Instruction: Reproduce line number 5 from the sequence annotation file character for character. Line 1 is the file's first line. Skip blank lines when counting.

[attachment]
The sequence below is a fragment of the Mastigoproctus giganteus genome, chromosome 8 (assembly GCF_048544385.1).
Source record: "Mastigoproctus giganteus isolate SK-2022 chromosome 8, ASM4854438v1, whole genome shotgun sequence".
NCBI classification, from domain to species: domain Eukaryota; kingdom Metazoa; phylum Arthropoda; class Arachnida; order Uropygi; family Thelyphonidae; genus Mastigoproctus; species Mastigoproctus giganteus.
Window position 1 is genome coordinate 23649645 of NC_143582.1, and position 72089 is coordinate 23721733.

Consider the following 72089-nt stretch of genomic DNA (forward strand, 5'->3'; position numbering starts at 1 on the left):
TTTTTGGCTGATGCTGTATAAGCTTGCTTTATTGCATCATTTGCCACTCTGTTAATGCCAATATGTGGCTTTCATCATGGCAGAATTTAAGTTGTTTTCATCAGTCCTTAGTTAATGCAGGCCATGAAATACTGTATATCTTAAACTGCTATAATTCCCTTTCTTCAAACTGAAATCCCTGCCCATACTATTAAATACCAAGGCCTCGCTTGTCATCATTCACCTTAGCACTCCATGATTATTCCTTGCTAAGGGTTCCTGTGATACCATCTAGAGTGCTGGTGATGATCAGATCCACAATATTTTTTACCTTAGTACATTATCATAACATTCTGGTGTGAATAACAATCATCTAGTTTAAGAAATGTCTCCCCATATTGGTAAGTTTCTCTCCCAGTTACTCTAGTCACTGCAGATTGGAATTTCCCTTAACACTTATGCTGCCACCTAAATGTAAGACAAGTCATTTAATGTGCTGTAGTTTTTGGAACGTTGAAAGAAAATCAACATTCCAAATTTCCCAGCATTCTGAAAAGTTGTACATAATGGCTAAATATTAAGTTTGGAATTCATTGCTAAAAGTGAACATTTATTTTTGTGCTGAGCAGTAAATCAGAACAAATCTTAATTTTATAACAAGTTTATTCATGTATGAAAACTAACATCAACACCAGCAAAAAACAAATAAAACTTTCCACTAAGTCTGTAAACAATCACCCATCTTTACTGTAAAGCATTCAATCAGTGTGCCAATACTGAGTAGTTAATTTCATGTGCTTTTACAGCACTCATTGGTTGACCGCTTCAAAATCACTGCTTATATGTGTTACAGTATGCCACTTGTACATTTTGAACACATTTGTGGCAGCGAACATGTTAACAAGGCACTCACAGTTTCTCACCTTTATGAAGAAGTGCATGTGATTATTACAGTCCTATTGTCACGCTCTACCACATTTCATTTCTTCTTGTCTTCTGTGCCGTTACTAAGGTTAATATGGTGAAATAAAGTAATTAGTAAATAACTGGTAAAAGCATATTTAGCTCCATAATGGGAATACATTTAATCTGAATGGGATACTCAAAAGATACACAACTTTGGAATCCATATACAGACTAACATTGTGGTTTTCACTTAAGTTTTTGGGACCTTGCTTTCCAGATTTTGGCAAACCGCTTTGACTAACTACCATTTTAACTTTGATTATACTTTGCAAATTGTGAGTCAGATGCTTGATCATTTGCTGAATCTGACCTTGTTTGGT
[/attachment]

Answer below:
Consider the following 72089-nt stretch of genomic DNA (forward strand, 5'->3'; position numbering starts at 1 on the left):